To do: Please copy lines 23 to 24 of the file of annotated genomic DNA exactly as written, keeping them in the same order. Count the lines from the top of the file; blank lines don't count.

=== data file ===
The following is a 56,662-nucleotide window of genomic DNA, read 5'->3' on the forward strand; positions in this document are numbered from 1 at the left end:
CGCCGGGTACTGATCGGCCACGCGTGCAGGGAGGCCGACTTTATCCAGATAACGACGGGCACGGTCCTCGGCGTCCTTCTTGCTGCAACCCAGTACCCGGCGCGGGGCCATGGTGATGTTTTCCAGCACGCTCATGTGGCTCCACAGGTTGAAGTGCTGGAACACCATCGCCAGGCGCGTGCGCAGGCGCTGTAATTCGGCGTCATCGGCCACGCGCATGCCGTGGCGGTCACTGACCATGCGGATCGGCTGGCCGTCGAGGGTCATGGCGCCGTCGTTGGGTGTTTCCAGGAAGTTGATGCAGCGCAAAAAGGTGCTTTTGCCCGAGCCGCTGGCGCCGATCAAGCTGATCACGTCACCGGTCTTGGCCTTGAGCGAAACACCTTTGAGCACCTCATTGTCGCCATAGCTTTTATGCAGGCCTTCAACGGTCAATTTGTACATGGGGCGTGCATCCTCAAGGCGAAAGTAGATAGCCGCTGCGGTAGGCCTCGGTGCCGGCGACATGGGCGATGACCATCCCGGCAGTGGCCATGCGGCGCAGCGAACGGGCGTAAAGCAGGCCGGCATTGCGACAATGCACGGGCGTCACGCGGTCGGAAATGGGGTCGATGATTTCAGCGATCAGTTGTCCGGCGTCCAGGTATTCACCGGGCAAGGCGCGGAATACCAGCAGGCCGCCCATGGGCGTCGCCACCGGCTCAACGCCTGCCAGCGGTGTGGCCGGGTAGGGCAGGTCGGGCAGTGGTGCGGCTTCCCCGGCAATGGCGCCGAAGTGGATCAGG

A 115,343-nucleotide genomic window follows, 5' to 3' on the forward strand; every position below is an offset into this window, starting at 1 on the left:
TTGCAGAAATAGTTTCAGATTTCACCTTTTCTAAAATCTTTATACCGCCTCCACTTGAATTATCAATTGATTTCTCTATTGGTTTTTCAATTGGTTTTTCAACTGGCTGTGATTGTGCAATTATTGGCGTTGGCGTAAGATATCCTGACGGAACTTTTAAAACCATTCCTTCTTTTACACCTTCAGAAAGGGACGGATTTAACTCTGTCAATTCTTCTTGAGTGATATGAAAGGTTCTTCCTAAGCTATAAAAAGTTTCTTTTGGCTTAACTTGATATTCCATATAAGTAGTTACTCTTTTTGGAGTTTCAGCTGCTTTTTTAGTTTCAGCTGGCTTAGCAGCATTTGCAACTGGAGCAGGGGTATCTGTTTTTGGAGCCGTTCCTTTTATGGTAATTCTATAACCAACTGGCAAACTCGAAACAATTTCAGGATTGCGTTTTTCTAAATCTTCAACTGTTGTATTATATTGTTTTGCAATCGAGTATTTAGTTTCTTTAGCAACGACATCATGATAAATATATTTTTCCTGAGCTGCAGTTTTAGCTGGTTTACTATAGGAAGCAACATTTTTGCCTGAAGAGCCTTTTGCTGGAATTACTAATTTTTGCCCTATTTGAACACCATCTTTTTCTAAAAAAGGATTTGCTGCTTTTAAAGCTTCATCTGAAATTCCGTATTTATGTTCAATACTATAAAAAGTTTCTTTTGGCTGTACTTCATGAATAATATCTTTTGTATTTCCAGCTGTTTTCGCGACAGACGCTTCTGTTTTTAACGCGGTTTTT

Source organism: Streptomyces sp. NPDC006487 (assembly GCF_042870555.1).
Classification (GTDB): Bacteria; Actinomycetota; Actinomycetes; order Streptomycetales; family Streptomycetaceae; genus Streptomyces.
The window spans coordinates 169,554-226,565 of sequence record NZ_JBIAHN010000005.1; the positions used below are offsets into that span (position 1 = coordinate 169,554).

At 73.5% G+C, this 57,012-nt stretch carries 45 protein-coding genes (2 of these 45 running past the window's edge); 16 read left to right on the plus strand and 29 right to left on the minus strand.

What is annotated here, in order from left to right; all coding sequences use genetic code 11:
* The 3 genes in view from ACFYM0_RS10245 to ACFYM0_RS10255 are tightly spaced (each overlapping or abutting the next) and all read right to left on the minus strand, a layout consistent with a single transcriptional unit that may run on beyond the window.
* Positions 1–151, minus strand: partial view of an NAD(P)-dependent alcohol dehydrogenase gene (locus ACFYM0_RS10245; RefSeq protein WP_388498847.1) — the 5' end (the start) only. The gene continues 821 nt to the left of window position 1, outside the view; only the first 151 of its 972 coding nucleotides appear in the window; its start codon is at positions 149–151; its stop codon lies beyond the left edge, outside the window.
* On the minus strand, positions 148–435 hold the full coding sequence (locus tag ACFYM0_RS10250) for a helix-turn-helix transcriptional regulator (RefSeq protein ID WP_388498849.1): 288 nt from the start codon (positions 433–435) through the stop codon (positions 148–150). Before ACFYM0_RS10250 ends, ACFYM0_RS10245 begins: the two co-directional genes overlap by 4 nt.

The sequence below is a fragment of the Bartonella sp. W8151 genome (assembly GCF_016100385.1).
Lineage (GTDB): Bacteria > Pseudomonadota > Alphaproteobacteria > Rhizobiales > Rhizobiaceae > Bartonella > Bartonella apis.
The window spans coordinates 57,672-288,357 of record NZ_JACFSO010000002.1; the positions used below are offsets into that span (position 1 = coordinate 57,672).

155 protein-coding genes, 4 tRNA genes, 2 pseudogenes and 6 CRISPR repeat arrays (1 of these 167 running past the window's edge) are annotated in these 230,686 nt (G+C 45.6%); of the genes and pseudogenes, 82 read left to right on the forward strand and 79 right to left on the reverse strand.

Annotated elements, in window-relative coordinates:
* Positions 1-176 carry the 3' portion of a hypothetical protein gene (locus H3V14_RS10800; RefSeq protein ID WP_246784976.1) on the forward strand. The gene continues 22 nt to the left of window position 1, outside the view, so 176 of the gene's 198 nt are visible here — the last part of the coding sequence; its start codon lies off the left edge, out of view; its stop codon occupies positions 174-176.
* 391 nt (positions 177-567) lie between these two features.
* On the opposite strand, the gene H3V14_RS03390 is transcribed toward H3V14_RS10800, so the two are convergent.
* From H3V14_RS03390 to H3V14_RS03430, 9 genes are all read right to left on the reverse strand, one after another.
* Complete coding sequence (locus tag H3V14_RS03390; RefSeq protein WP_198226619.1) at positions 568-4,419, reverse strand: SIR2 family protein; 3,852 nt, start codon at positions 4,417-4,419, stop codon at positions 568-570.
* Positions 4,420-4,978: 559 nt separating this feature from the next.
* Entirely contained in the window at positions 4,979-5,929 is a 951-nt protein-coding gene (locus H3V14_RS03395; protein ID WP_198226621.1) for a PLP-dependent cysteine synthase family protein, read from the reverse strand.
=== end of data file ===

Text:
* Positions 4,420-4,978: 559 nt separating this feature from the next.
* Entirely contained in the window at positions 4,979-5,929 is a 951-nt protein-coding gene (locus H3V14_RS03395; protein ID WP_198226621.1) for a PLP-dependent cysteine synthase family protein, read from the reverse strand.